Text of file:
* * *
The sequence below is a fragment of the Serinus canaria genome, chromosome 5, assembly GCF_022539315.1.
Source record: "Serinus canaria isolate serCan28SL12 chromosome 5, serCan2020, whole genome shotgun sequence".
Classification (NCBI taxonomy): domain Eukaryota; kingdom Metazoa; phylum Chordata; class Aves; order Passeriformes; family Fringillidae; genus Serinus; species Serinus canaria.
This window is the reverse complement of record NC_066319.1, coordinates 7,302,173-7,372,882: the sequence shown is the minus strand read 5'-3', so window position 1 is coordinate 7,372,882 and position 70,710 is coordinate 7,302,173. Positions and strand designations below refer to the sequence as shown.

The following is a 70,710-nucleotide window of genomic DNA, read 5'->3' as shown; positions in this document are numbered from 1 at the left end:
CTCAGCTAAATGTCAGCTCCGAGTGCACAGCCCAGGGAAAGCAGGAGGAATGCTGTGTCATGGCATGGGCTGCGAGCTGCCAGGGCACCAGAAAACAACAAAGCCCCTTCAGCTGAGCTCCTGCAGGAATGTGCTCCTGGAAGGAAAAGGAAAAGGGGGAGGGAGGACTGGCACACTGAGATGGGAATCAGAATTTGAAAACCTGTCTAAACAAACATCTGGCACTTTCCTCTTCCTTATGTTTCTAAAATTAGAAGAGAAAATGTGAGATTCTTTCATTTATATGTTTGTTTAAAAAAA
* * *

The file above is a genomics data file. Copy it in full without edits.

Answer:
The sequence below is a fragment of the Serinus canaria genome, chromosome 5, assembly GCF_022539315.1.
Source record: "Serinus canaria isolate serCan28SL12 chromosome 5, serCan2020, whole genome shotgun sequence".
Classification (NCBI taxonomy): domain Eukaryota; kingdom Metazoa; phylum Chordata; class Aves; order Passeriformes; family Fringillidae; genus Serinus; species Serinus canaria.
This window is the reverse complement of record NC_066319.1, coordinates 7,302,173-7,372,882: the sequence shown is the minus strand read 5'-3', so window position 1 is coordinate 7,372,882 and position 70,710 is coordinate 7,302,173. Positions and strand designations below refer to the sequence as shown.

The following is a 70,710-nucleotide window of genomic DNA, read 5'->3' as shown; positions in this document are numbered from 1 at the left end:
CTCAGCTAAATGTCAGCTCCGAGTGCACAGCCCAGGGAAAGCAGGAGGAATGCTGTGTCATGGCATGGGCTGCGAGCTGCCAGGGCACCAGAAAACAACAAAGCCCCTTCAGCTGAGCTCCTGCAGGAATGTGCTCCTGGAAGGAAAAGGAAAAGGGGGAGGGAGGACTGGCACACTGAGATGGGAATCAGAATTTGAAAACCTGTCTAAACAAACATCTGGCACTTTCCTCTTCCTTATGTTTCTAAAATTAGAAGAGAAAATGTGAGATTCTTTCATTTATATGTTTGTTTAAAAAAA